• This is what I am talking about in all of my responses.  They have an obscene amount of staff and there is no sense of deployment, awareness, urgency, or for that matter people skills in some of the stores.  Those employees like the above are stepping up to the plate.  If the management fires people for ideas or speaking up, I believe Karma will prevail.  After all isn’t Jobs into Karma?  Doesn’t he remember being fired from Apple himself?  Maybe the employee above will be the next store manager, regional retail director or for that mater on the board of CEOs!  It takes courage to change the course of companies and I applaud the employee.

    skygrp had this to say on Jul 11, 2003 Posts: 7
  • As you said:

    The following is taken from Apple’s website: “The Apple Store is a place to ask questions and get answers. And it’s the best place to learn about the Mac.”
     
    Maybe they didn’t help you because you didn’t ask questions….

    Although I do take your point about them talking amongst themselves and joking; I find this very irritating in any store, let alone an Apple Store.

    gagravaar had this to say on Jul 11, 2003 Posts: 1
  • So what if the stores are Steve Jobs’ baby. Yes, they are beautiful to look at but these are stores, not museums or art galleries. The lack of sufficient registers makes this seem like a playground for fooling around wiuth Mac products, not a place to buy. If this is the intention, then aren’t Apple Stores catering to existing Apple users primarily?

    Gregory Ng had this to say on Jul 11, 2003 Posts: 54
  • gagravaar,

    You are correct in saying bad customer service is a problem in most stores. The difference is Kmart or Target are not using their stores as a strategy to penetrate a market (computers) and to try to get people to switch platforms.

    Apple is not in a situation to be complacant with its products or its (diminishing) market share.

    As some other comments have noted there is a difference between being agressive and pushy in making a sale and being helpful. I don’t think Apple employees should be hounding people to close the sale. I do think being asked when you enter the store, “how can I help you” would be, well, helpful.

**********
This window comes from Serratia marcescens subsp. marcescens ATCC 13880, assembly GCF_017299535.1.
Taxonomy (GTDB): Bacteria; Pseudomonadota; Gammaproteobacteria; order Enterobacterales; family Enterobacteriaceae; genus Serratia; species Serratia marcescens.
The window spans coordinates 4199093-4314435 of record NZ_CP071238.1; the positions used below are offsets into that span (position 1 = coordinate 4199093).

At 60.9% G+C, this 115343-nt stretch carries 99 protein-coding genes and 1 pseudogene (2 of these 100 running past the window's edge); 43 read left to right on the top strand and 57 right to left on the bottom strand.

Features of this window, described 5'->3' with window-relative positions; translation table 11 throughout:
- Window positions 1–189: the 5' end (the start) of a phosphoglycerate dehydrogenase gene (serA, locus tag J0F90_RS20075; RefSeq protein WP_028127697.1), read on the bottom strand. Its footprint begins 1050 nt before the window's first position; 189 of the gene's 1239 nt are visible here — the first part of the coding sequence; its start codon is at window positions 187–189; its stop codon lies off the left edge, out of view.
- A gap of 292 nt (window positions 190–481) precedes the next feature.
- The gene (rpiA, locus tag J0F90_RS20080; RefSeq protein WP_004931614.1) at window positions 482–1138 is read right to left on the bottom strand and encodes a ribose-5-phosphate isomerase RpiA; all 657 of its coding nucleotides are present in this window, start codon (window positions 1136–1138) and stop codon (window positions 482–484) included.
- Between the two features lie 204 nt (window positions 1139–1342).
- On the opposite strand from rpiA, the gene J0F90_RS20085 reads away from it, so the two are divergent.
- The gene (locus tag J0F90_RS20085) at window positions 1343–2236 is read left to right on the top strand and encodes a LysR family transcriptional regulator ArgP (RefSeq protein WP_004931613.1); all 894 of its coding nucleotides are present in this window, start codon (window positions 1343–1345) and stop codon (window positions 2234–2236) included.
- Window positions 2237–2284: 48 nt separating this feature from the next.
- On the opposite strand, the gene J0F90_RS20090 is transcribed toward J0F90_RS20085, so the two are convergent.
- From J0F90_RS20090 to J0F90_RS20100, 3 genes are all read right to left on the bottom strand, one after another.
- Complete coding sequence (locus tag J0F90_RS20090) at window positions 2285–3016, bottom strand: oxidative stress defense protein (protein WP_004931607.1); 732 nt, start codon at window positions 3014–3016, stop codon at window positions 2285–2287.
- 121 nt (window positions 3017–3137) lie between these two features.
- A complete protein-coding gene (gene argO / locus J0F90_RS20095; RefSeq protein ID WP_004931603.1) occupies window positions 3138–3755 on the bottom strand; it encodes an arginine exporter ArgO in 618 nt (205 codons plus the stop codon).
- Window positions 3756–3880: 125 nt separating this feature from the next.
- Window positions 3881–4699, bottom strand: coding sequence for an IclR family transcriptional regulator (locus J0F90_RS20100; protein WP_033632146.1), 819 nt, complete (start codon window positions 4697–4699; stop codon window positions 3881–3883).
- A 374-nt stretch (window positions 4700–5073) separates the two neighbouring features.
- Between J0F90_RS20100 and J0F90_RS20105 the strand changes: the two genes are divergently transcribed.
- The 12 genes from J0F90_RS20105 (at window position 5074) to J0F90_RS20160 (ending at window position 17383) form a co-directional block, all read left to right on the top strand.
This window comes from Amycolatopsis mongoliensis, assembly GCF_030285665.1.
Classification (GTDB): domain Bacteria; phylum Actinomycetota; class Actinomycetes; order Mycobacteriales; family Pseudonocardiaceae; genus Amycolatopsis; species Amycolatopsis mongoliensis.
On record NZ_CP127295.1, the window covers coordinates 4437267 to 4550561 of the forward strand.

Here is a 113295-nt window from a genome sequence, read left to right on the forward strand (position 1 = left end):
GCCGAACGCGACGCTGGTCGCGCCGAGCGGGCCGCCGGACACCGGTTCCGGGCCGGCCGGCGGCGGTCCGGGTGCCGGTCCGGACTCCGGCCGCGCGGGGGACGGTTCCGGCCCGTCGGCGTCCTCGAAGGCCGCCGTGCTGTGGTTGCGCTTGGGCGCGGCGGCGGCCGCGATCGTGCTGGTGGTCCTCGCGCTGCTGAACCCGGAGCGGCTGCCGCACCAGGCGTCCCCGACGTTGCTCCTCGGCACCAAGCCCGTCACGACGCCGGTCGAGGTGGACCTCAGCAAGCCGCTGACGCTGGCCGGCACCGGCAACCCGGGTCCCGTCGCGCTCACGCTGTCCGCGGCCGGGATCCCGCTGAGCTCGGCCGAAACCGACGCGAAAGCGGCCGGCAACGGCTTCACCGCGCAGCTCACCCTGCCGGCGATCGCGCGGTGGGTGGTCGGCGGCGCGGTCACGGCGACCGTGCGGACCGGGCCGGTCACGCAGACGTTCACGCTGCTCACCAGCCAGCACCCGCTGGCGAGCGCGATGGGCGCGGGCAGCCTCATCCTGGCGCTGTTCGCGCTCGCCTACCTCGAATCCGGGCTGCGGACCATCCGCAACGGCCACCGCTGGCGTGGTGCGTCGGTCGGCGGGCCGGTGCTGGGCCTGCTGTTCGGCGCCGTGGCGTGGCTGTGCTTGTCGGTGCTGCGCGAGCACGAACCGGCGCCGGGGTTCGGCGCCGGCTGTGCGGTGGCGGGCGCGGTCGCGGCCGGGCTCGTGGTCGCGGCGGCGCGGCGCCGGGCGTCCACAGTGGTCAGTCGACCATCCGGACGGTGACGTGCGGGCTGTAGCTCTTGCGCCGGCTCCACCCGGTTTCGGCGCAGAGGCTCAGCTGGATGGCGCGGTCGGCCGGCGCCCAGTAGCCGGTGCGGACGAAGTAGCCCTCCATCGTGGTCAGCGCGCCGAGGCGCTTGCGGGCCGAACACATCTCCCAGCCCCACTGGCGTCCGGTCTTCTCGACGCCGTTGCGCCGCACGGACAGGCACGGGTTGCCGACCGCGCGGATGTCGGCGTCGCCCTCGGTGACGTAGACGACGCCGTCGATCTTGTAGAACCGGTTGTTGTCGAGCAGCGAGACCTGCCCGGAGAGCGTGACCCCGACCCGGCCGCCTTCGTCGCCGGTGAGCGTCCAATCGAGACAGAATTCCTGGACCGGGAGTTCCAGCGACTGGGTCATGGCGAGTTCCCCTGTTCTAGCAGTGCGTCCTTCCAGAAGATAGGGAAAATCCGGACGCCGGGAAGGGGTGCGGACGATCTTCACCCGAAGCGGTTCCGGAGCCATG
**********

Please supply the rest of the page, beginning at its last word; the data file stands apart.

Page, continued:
Maybe its a scenario kind of thing. “Hello, welcome to Apple, do you currently own a mac?”

    bobby had this to say on Jul 11, 2003 Posts: 15
  • How can you ask them questions if they avoid you? They don’t make eye contact, they often hang out in groups talking and laughing, which I think is intimating to newbie’s since it seems the employees are in on some kind of inside joke or something. In the Santa Clara Apple store I walked around looking puzzled and trying to make eye contact with the salespeople and would not engage me in conversation. I even walked over to one of the digital camera displays with my buddy, right next to a store employee who was cleaning a display and started talking about things like, I wonder how many megapixels this camera is, I wonder if I can print out 13 x 19 high resoulution pictures using this camera, what do you think the camera comes with, the employee acted like they could not hear us and started cleaning another display across the store.

    The fact is that with the resources that Apple has the stores could be killer, but they are not, the salespeople act superior like they know something you don’t, the displays are not clearly marked (they don’t even seperate the OS X software and the OS 9 only software), they don’t have enough registers for peak times (like the iPod intro), and they don’t man their registers all the time so if you picked something off the shelf without the help of a salesperson good luck getting help.

    Yes the stores look nice, yes they are entirely focused on the Mac, but it takes more than that to make a great shopping experience and the Apple stores are not there yet, and I wonder with the attitude they seem to have if they will ever get there.

    dogface1956 had this to say on Jul 11, 2003 Posts: 3